Moving to Salida

April 9th, 2017

In the twenty-three years that it took
To return to the valley to live for good,
I pushed three children into likelihood,

Or they pushed me into spiral books,
and twenty-three rings grew in cottonwoods
Storing the river where they stood.


Intellectual Property

April 8th, 2017

SAMO’s copyright
did not protect Basquiat.
ART bought what he stole.

His streetborn soul.


Jean Michel Basquiat, Untitled (Cadmium), 1984, MCA, Denver

Jean Michel Basquiat, Untitled (Cadmium), 1984,
MCA, Denver

Fine Audience

April 7th, 2017

The shabby roof of the earth
Is just southwest of my house.

You think I’m being metaphorical.

(Show photo of severed shed roof
in the tall grass prairie, something
we never got around to burning.)

Thomas said you know a place
For the first time by returning.
I say, just before leaving.

We are both right.

A martini in a mason jar
With anchovy stuffed olives
Helps render the insight.

I’ll always wish meditation
Were so quick to tender
This lingering off-pillow presence.

Habit is hard to make.

In the red guest house
Where artists and poets have slept,
I have laid out their books
And hung lithic broadsides.

Covers curl
For moist air, for fingers,
For fly leaves and title pages.

I read aloud Jack’s poem on the wall
To no one but myself.
Twice taught.

I am a fine audience.


Baby Mama

April 6th, 2017

Belly too big for such a small animal, spring nights warmer,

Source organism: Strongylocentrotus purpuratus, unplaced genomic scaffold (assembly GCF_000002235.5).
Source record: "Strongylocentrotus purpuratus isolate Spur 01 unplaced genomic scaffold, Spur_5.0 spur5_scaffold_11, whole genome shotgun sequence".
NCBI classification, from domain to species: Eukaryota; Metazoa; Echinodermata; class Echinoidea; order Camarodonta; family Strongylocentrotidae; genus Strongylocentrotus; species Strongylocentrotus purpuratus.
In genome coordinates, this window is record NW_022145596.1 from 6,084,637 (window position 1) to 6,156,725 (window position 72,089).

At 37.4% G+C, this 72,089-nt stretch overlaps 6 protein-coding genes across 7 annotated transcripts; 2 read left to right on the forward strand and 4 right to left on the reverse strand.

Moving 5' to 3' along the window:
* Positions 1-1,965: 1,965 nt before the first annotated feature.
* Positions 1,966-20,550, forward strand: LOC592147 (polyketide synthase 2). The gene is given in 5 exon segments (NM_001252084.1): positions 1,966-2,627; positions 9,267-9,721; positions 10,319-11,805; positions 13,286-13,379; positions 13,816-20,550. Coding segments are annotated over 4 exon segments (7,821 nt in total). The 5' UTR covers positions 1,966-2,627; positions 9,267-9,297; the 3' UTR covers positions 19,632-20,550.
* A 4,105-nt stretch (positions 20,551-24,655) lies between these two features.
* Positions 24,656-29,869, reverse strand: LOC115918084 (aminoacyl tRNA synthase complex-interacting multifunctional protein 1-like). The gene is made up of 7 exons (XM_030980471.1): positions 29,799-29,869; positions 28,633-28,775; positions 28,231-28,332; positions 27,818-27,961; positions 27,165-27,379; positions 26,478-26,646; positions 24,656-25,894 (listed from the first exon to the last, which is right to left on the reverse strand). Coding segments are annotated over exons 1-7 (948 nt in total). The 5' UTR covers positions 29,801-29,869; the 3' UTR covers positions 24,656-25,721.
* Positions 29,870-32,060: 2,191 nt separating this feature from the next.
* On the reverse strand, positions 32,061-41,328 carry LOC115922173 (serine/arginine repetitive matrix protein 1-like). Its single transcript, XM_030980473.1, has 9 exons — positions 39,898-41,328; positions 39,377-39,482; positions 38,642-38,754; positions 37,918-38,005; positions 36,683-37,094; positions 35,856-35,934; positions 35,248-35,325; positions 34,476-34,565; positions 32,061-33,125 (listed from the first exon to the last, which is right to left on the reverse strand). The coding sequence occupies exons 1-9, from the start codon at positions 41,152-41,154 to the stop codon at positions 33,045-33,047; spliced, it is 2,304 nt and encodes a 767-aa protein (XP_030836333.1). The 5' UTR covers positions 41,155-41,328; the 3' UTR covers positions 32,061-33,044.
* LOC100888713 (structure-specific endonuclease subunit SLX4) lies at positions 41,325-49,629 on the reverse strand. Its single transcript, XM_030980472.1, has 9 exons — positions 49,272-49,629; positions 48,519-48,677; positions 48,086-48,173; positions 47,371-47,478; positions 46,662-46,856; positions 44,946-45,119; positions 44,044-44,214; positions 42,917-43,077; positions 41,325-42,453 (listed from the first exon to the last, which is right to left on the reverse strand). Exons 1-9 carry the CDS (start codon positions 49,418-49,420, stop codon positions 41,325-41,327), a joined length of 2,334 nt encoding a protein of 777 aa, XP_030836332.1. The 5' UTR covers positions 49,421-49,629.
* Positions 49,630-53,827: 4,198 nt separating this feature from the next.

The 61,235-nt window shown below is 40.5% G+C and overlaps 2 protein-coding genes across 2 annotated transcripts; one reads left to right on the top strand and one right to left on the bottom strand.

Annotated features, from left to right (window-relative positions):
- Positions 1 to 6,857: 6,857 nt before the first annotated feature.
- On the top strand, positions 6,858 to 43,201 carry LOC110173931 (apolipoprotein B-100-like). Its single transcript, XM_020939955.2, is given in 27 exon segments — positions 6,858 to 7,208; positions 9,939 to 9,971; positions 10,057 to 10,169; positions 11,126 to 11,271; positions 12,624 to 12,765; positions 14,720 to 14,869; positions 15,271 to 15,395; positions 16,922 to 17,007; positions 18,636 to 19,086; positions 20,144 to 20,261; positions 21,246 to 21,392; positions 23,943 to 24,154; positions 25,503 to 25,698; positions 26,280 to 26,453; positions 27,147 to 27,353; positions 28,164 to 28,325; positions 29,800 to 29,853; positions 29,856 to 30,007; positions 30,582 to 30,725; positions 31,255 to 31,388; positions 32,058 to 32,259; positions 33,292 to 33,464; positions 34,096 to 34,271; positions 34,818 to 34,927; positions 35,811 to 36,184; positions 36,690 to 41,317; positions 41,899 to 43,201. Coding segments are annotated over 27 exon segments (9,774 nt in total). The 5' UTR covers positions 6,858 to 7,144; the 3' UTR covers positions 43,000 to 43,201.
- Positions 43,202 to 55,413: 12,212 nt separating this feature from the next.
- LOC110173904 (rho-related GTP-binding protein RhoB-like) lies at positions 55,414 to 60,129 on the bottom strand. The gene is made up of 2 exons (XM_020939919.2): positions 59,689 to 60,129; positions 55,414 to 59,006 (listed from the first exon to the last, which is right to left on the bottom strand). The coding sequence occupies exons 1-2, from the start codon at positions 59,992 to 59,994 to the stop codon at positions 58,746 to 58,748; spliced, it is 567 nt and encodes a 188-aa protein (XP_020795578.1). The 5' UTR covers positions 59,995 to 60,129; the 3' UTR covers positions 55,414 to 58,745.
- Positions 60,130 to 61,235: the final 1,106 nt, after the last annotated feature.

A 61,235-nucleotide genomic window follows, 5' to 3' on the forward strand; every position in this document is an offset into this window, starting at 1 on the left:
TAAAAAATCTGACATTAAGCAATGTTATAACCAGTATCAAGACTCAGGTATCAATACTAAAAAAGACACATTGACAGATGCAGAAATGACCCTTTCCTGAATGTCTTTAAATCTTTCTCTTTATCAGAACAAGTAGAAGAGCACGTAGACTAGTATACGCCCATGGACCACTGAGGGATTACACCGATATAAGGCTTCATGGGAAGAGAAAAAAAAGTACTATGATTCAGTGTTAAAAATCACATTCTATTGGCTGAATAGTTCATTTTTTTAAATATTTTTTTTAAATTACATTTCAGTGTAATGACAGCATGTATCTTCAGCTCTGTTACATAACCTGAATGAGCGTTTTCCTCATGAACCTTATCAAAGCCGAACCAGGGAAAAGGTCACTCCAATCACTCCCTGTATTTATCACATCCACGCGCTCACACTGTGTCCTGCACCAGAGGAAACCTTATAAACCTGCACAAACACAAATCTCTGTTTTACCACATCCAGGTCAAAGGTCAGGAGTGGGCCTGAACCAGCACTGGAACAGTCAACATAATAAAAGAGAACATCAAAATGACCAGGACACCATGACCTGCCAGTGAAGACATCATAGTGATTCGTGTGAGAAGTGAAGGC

We nudged the gentle feral cat out of the laundry room
To give birth in some hidden place, to add her progeny
To the lineage of striped cats who’ve roamed prairie for decades.
But days later, her paw. She limped, licked it furless.
Two tiny wounds. Snakebite? Damn it. We let her back in.

The day before April Fools’, on his way out, I heard him
Make a perplexed sound, turn around, announce to his daughter,
To me, “Come see the kittens.” She gave birth to the first two
In the litter box. Repulsed, I arranged a dirty towel on a pillow,
Moved them all there, where, two hours later, two more appeared.
Two sand and black stripeys, two black with half calico faces.

She earned her name last summer when she showed up
Pregnant, too sweet to be believed wild, but wild nonetheless.
Enthralled with processed cat food and human touch,
She slinked around our door, tripped us walking too close,
Disappeared a couple days, came back thin. The kids
Searched the farm, a day later found a weak kitten in the corner
Of a close-doored, open-windowed barn room filled with milk jugs,
Boxes, crushed beer cans and scraps of dusty pink wall insulation.

The kids probably touched the kitten too much, put it back
In the barn. Baby Mama, nearly a kitten herself,
More interested in us than nursing, gave up on it. Next morning,
I found it smothered in the insulation, stiff. Surprised
To find myself judging a cat for derelict mothering,
I buried her kitten in the grassy field, forgave her, so young,